Nick Hillman, Director of HEPI: “Making two-year degrees more attractive makes sense as the current rules aren’t great and more diversity is generally good in higher education – so long as quality is maintained. So the overall idea of altering the financial rules for two-year degrees is sound or even overdue. Lower fees for two-year degrees might increase demand, probably from older students as many school leavers are remarkably price insensitive and like the idea of staying at university for three (or more) years. It also might increase the supply of two-year degrees, although getting £11,100 to educate students for 40 weeks a year (£280 a week) rather than £9,250 for 30 weeks a year (£310 a week) is unlikely to make a major difference. ‘But it remains an open question whether there is sufficient support in Parliament for a higher tuition fee cap for a minority of courses. Overall, today’s announcement may not be a game changer.”

Read more on the consultation on accelerated degrees: widening student choice in HE.  Please contact Sarah if you would like to contribute to BU’s institutional response to the consultation.

Brexit

This week the Government and EU agreed continued contributions to the annual budgets for the years 2019 and 2020 (the remaining 2 years of the EU budget after the exit) as if the UK were remaining in the EU. This enables continued participation in Horizon 2020 and Erasmus+ until the end of the programmes. On Thursday evening the BBC reported this story.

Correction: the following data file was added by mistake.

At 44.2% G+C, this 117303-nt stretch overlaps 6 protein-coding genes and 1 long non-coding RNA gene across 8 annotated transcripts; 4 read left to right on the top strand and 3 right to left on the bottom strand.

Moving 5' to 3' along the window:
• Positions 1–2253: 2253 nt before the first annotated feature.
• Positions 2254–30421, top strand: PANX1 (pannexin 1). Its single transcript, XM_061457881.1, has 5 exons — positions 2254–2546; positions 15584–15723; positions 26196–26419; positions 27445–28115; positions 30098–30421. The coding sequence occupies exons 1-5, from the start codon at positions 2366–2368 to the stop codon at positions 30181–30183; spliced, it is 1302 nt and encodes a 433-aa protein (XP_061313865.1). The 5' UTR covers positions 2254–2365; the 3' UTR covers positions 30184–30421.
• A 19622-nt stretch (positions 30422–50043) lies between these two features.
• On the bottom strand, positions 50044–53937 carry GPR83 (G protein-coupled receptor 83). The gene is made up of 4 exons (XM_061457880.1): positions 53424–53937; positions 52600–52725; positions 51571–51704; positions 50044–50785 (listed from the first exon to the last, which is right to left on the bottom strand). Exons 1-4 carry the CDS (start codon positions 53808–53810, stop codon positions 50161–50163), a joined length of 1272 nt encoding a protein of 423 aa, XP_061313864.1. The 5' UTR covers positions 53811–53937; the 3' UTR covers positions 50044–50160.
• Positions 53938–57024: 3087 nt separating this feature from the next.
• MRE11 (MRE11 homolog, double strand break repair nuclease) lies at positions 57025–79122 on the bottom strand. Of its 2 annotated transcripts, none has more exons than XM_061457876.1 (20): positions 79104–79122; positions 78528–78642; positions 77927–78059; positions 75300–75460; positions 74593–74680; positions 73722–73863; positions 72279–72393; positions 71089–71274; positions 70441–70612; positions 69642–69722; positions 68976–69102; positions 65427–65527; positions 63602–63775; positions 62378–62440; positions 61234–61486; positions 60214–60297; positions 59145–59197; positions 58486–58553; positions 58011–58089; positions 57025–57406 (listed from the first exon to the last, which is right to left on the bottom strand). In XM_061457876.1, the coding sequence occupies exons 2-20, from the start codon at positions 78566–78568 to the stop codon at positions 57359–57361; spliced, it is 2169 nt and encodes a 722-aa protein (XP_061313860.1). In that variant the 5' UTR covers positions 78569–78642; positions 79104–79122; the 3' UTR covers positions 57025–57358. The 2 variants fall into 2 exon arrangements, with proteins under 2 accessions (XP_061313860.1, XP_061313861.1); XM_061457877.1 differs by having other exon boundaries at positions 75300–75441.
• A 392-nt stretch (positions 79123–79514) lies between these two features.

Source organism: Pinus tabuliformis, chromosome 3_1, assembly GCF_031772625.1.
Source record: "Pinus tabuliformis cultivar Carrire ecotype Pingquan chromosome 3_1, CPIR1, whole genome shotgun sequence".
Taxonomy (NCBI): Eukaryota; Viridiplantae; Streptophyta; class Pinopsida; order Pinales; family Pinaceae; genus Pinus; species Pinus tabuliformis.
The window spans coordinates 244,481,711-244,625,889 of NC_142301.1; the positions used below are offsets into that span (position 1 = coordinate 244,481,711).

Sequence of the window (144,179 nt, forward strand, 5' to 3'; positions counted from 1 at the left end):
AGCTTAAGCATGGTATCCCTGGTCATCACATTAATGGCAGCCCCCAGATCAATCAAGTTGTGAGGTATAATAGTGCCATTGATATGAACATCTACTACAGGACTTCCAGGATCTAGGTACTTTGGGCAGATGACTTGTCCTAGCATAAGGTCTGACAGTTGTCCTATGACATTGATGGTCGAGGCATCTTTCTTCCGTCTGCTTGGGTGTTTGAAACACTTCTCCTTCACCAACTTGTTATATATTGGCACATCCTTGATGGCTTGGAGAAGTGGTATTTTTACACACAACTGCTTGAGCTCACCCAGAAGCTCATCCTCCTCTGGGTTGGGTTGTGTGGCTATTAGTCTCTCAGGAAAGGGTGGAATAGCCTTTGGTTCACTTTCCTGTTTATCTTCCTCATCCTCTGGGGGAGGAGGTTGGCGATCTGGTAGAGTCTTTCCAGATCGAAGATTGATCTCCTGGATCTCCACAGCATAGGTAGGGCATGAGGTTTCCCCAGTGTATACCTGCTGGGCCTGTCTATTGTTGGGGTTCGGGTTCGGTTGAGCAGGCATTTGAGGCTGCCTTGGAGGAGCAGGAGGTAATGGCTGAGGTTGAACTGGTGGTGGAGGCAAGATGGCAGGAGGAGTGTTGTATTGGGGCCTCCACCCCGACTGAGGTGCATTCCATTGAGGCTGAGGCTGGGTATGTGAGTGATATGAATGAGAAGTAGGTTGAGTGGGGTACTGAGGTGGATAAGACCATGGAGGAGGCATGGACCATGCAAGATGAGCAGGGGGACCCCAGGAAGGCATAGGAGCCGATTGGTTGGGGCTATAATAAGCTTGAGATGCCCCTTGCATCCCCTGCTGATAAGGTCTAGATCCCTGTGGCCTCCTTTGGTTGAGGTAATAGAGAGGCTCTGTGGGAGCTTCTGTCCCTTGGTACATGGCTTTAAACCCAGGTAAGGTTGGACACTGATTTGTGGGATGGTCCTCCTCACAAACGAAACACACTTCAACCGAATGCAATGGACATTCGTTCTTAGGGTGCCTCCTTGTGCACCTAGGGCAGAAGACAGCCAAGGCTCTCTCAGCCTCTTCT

The phase one negotiations concluded with assurances for citizen’s rights – hopefully reassuring for the 46,000 EU nationals within the UK university sector who can remain to work and gain settled status. Some questions remain, but it was clarified that EU citizens can live outside the UK for up to 5 consecutive years without losing their settled status.

In response UUK have stressed that phase two of the negotiations continue to be ‘hugely important’ for universities. They continue to push for access to the next European research and innovation programme (FP9) and to the Erasmus+ mobility programme. “Developing a post-exit immigration system, with minimal barriers to allow talented European staff and students to work and study in the UK, is a priority.”

Research Professional have a simple article tacking the main points of the Brexit progress: Now the real work begins. Amongst other points they highlight that with a majority of students registering an interest in studying abroad 12 months in advance the need for decision on whether EU citizens will be eligible for home fee status and loans for 2019/20 entry remains urgent.

Parliamentary Questions

Q – Joanna Cherry: What assessment she has made of the effect of the UK leaving the EU on staffing levels in universities.

A- Jo Johnson: EU staff make an important contribution to our universities. The UK and the EU have reached an agreement on citizens’ rights that will allow EU citizens to continue living here broadly as now, which will help to provide certainty to such staff in our institutions.

Joanna Cherry: Heriot-Watt University and Edinburgh Napier University in my constituency have made staff redundant, citing Brexit and the UK Government’s immigration policies as a proximate cause. Napier University has advised me that potential staff members from other EU countries are turning down job offers. What concrete reassurance can the Minister give these international award-winning universities that Brexit will not further affect their staffing levels?